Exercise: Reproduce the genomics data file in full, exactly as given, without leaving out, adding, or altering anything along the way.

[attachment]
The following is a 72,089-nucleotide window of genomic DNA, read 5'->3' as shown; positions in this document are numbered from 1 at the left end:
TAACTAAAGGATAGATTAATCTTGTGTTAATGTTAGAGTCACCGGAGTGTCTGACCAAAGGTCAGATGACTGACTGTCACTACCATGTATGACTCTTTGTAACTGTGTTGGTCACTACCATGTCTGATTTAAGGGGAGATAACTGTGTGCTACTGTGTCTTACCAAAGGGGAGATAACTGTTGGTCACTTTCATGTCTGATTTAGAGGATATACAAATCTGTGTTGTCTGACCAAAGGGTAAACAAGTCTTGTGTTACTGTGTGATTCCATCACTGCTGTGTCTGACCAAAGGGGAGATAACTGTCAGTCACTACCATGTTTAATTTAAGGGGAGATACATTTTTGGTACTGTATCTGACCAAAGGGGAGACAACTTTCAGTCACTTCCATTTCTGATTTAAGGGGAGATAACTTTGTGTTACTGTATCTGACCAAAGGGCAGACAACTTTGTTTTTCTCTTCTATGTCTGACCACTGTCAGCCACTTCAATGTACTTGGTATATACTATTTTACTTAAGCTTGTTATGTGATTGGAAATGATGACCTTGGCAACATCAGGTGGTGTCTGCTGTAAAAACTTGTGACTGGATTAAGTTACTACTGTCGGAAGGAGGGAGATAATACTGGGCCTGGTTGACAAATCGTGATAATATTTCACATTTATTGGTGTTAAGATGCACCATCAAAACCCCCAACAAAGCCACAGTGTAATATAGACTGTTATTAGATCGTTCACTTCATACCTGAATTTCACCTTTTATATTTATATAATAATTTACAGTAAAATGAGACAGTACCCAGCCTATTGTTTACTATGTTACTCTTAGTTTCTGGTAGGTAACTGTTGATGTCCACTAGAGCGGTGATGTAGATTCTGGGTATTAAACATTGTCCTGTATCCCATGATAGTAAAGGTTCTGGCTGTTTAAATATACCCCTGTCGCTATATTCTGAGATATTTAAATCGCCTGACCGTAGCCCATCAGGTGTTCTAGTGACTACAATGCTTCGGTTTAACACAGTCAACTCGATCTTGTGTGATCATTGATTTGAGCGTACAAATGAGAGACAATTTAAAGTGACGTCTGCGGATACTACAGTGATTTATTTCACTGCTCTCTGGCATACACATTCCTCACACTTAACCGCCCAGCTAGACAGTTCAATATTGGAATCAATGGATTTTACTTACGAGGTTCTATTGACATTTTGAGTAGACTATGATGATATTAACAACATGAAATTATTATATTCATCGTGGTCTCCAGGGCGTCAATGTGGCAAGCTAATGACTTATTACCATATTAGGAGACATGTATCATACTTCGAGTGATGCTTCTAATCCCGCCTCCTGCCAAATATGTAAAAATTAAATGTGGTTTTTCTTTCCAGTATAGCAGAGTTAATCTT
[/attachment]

The following is a 72,089-nucleotide window of genomic DNA, read 5'->3' as shown; positions in this document are numbered from 1 at the left end:
TAACTAAAGGATAGATTAATCTTGTGTTAATGTTAGAGTCACCGGAGTGTCTGACCAAAGGTCAGATGACTGACTGTCACTACCATGTATGACTCTTTGTAACTGTGTTGGTCACTACCATGTCTGATTTAAGGGGAGATAACTGTGTGCTACTGTGTCTTACCAAAGGGGAGATAACTGTTGGTCACTTTCATGTCTGATTTAGAGGATATACAAATCTGTGTTGTCTGACCAAAGGGTAAACAAGTCTTGTGTTACTGTGTGATTCCATCACTGCTGTGTCTGACCAAAGGGGAGATAACTGTCAGTCACTACCATGTTTAATTTAAGGGGAGATACATTTTTGGTACTGTATCTGACCAAAGGGGAGACAACTTTCAGTCACTTCCATTTCTGATTTAAGGGGAGATAACTTTGTGTTACTGTATCTGACCAAAGGGCAGACAACTTTGTTTTTCTCTTCTATGTCTGACCACTGTCAGCCACTTCAATGTACTTGGTATATACTATTTTACTTAAGCTTGTTATGTGATTGGAAATGATGACCTTGGCAACATCAGGTGGTGTCTGCTGTAAAAACTTGTGACTGGATTAAGTTACTACTGTCGGAAGGAGGGAGATAATACTGGGCCTGGTTGACAAATCGTGATAATATTTCACATTTATTGGTGTTAAGATGCACCATCAAAACCCCCAACAAAGCCACAGTGTAATATAGACTGTTATTAGATCGTTCACTTCATACCTGAATTTCACCTTTTATATTTATATAATAATTTACAGTAAAATGAGACAGTACCCAGCCTATTGTTTACTATGTTACTCTTAGTTTCTGGTAGGTAACTGTTGATGTCCACTAGAGCGGTGATGTAGATTCTGGGTATTAAACATTGTCCTGTATCCCATGATAGTAAAGGTTCTGGCTGTTTAAATATACCCCTGTCGCTATATTCTGAGATATTTAAATCGCCTGACCGTAGCCCATCAGGTGTTCTAGTGACTACAATGCTTCGGTTTAACACAGTCAACTCGATCTTGTGTGATCATTGATTTGAGCGTACAAATGAGAGACAATTTAAAGTGACGTCTGCGGATACTACAGTGATTTATTTCACTGCTCTCTGGCATACACATTCCTCACACTTAACCGCCCAGCTAGACAGTTCAATATTGGAATCAATGGATTTTACTTACGAGGTTCTATTGACATTTTGAGTAGACTATGATGATATTAACAACATGAAATTATTATATTCATCGTGGTCTCCAGGGCGTCAATGTGGCAAGCTAATGACTTATTACCATATTAGGAGACATGTATCATACTTCGAGTGATGCTTCTAATCCCGCCTCCTGCCAAATATGTAAAAATTAAATGTGGTTTTTCTTTCCAGTATAGCAGAGTTAATCTT